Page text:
Facebook today revealed that up to 87 million users, most of them in the US. UU., They may have obtained and improperly used your information from Cambridge Analytica data analysis company. The revelation indicates that almost twice as many Facebook users may have been directly affected by the current data privacy scandal resulting from the unauthorized sale of user data from the social network to the third-party company, which was hired by the Trump campaign to help with the ads targeting election. Initial reports from The New York Times and The Guardian put the number at up to 50 million users.
Facebook revealed the information at the bottom of a blog post written by technology chief Mike Schroepfer, who is among the company's top executives behind CEO Mark Zuckerberg and COO Sheryl Sandberg. The publication describes plans to restrict the use of its many application programming interfaces, or APIs, that allow developers to connect to the service and extract user data from it. The changes are radical, and come as part of Facebook's effort over the past two weeks to repair its image with politicians and the public, to calm critics who condemn the company's privacy record and to crack down on its use. undue of your platform by third parties. Party companies and foreign governments.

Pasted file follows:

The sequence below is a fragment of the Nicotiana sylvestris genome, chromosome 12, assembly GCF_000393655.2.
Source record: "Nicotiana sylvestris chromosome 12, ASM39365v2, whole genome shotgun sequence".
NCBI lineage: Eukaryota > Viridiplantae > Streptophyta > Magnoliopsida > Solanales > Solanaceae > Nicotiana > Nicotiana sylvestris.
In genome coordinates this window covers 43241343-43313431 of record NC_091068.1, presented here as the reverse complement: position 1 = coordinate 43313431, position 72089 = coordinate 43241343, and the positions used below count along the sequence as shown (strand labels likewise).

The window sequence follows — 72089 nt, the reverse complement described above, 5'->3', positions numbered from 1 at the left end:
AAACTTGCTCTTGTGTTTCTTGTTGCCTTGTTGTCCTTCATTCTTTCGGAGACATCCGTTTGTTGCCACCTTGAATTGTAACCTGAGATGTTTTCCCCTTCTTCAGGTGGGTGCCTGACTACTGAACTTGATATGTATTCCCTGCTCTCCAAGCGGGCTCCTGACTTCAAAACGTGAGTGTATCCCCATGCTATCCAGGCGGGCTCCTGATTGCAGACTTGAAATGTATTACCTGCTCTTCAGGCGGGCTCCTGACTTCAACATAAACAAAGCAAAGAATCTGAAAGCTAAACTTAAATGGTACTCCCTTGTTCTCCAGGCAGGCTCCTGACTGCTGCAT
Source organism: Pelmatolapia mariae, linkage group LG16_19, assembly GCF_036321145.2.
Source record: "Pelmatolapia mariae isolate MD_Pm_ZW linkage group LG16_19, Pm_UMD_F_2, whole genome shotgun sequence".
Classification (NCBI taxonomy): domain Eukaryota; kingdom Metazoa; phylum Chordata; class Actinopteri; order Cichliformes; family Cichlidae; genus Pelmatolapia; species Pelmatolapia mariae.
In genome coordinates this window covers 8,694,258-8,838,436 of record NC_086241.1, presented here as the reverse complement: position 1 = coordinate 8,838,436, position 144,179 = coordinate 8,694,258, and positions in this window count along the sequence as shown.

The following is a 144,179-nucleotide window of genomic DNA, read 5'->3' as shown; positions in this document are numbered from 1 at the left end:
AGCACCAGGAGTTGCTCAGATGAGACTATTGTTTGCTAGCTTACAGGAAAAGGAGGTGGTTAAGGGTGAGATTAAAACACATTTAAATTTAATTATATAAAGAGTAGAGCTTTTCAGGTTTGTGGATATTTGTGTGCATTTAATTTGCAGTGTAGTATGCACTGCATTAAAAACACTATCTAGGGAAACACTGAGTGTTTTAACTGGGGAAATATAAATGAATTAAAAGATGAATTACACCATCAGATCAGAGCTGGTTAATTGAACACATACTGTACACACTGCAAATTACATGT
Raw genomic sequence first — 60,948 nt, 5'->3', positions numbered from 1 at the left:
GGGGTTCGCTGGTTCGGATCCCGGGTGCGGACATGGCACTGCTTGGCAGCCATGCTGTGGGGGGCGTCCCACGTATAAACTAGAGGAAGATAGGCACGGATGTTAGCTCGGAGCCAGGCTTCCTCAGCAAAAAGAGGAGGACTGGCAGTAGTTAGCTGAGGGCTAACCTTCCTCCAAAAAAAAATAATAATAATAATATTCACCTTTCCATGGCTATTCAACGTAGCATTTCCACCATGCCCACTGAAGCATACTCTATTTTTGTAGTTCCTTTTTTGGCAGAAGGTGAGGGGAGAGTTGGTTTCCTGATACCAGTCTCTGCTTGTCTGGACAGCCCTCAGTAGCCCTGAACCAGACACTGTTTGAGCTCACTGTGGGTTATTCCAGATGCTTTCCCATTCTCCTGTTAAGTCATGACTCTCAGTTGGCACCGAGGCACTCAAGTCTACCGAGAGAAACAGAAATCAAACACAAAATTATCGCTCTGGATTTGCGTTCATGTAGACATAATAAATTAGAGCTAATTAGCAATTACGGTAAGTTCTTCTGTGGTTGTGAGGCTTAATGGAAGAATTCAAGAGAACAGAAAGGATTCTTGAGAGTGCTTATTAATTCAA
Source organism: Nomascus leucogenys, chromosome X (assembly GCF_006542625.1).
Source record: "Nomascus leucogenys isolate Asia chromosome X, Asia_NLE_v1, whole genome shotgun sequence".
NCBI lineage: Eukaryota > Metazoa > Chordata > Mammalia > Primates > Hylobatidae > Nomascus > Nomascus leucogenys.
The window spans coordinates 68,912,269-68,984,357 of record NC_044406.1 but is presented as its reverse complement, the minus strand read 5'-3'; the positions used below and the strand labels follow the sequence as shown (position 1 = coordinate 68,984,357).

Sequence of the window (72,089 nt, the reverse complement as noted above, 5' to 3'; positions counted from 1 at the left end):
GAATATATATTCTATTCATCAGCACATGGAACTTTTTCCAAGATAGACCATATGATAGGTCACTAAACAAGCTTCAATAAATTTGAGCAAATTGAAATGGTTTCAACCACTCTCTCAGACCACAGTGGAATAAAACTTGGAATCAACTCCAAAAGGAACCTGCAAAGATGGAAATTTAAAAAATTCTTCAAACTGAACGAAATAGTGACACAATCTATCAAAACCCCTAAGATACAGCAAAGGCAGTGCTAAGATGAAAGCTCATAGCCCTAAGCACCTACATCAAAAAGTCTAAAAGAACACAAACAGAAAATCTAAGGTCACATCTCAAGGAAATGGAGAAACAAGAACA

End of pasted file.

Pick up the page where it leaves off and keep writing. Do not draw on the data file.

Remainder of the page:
As of today, Facebook says that it will no longer allow developers to use the events API to access the guest list or the event of a concert, meeting or event similarly programmed on Facebook. "Only applications that approve that accept strict requirements can use the event API," writes Schroepfer. Facebook also requires third-party application developers who use the Groups API to obtain approval from Facebook and a group administrator "to ensure that they benefit the group" with any product or service that accesses the group list and data from its members. "Applications will no longer be able to access the list of members of a group, and we are also deleting personal information, such as names and profile pictures, attached to publications or comments to which approved applications can access," Schroepfer writes.
Facebook is also limiting the use of the Pages API by requiring that all future accesses to the entire access layer be approved by the company. Before the change, any application could use the Pages API to read posts or comments from any public Facebook page. Facebook is also based on its restrictions on Facebook Login, initially announced two weeks ago immediately after the Cambridge Analytica revelations.
Beyond cutting off access to the application after a period of user inactivity of three months, Facebook no longer allows applications to request personal data such as religious opinions, political affiliation, relationship status, personalized list of friends, education and history of work, and physical activity. read books, listen to music, read news, watch videos and play games. "In the next week, we will eliminate the ability of a developer to request data shared by people if they do not seem to have used the application in the last three months," writes Schroepfer, who clarifies when the previous policy change will take effect. company.